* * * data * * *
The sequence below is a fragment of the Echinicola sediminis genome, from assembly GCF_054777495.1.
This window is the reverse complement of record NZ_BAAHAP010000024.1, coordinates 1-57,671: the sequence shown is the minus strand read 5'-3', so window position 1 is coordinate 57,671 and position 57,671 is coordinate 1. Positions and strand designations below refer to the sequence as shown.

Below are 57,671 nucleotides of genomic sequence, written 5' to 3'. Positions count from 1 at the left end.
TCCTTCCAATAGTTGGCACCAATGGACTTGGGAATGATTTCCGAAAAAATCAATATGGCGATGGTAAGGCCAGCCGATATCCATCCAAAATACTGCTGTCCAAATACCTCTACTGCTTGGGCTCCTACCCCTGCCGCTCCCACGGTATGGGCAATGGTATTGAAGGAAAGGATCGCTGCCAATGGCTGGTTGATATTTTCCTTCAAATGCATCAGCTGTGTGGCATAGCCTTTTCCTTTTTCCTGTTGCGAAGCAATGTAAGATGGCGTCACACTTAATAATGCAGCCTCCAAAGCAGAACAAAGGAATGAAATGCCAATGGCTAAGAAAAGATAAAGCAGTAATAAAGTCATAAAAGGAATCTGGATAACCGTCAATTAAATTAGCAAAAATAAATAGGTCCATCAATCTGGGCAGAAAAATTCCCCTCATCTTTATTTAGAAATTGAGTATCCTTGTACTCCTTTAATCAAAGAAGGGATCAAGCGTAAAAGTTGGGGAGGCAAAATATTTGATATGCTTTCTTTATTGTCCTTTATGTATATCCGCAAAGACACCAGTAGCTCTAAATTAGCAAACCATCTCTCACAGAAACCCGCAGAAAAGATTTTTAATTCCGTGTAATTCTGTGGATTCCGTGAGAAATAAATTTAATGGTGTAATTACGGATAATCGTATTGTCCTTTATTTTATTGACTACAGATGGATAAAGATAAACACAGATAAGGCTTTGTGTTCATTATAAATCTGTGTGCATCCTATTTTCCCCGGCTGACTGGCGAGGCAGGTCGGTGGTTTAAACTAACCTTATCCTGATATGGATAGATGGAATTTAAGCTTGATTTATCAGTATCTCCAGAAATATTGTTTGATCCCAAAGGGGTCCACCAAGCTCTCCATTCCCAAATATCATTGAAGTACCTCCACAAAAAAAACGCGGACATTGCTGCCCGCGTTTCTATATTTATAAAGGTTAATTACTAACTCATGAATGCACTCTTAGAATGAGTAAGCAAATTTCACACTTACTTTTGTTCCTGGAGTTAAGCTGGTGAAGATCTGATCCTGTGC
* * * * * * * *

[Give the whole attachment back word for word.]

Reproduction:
The sequence below is a fragment of the Echinicola sediminis genome, from assembly GCF_054777495.1.
This window is the reverse complement of record NZ_BAAHAP010000024.1, coordinates 1-57,671: the sequence shown is the minus strand read 5'-3', so window position 1 is coordinate 57,671 and position 57,671 is coordinate 1. Positions and strand designations below refer to the sequence as shown.

Below are 57,671 nucleotides of genomic sequence, written 5' to 3'. Positions count from 1 at the left end.
TCCTTCCAATAGTTGGCACCAATGGACTTGGGAATGATTTCCGAAAAAATCAATATGGCGATGGTAAGGCCAGCCGATATCCATCCAAAATACTGCTGTCCAAATACCTCTACTGCTTGGGCTCCTACCCCTGCCGCTCCCACGGTATGGGCAATGGTATTGAAGGAAAGGATCGCTGCCAATGGCTGGTTGATATTTTCCTTCAAATGCATCAGCTGTGTGGCATAGCCTTTTCCTTTTTCCTGTTGCGAAGCAATGTAAGATGGCGTCACACTTAATAATGCAGCCTCCAAAGCAGAACAAAGGAATGAAATGCCAATGGCTAAGAAAAGATAAAGCAGTAATAAAGTCATAAAAGGAATCTGGATAACCGTCAATTAAATTAGCAAAAATAAATAGGTCCATCAATCTGGGCAGAAAAATTCCCCTCATCTTTATTTAGAAATTGAGTATCCTTGTACTCCTTTAATCAAAGAAGGGATCAAGCGTAAAAGTTGGGGAGGCAAAATATTTGATATGCTTTCTTTATTGTCCTTTATGTATATCCGCAAAGACACCAGTAGCTCTAAATTAGCAAACCATCTCTCACAGAAACCCGCAGAAAAGATTTTTAATTCCGTGTAATTCTGTGGATTCCGTGAGAAATAAATTTAATGGTGTAATTACGGATAATCGTATTGTCCTTTATTTTATTGACTACAGATGGATAAAGATAAACACAGATAAGGCTTTGTGTTCATTATAAATCTGTGTGCATCCTATTTTCCCCGGCTGACTGGCGAGGCAGGTCGGTGGTTTAAACTAACCTTATCCTGATATGGATAGATGGAATTTAAGCTTGATTTATCAGTATCTCCAGAAATATTGTTTGATCCCAAAGGGGTCCACCAAGCTCTCCATTCCCAAATATCATTGAAGTACCTCCACAAAAAAAACGCGGACATTGCTGCCCGCGTTTCTATATTTATAAAGGTTAATTACTAACTCATGAATGCACTCTTAGAATGAGTAAGCAAATTTCACACTTACTTTTGTTCCTGGAGTTAAGCTGGTGAAGATCTGATCCTGTGC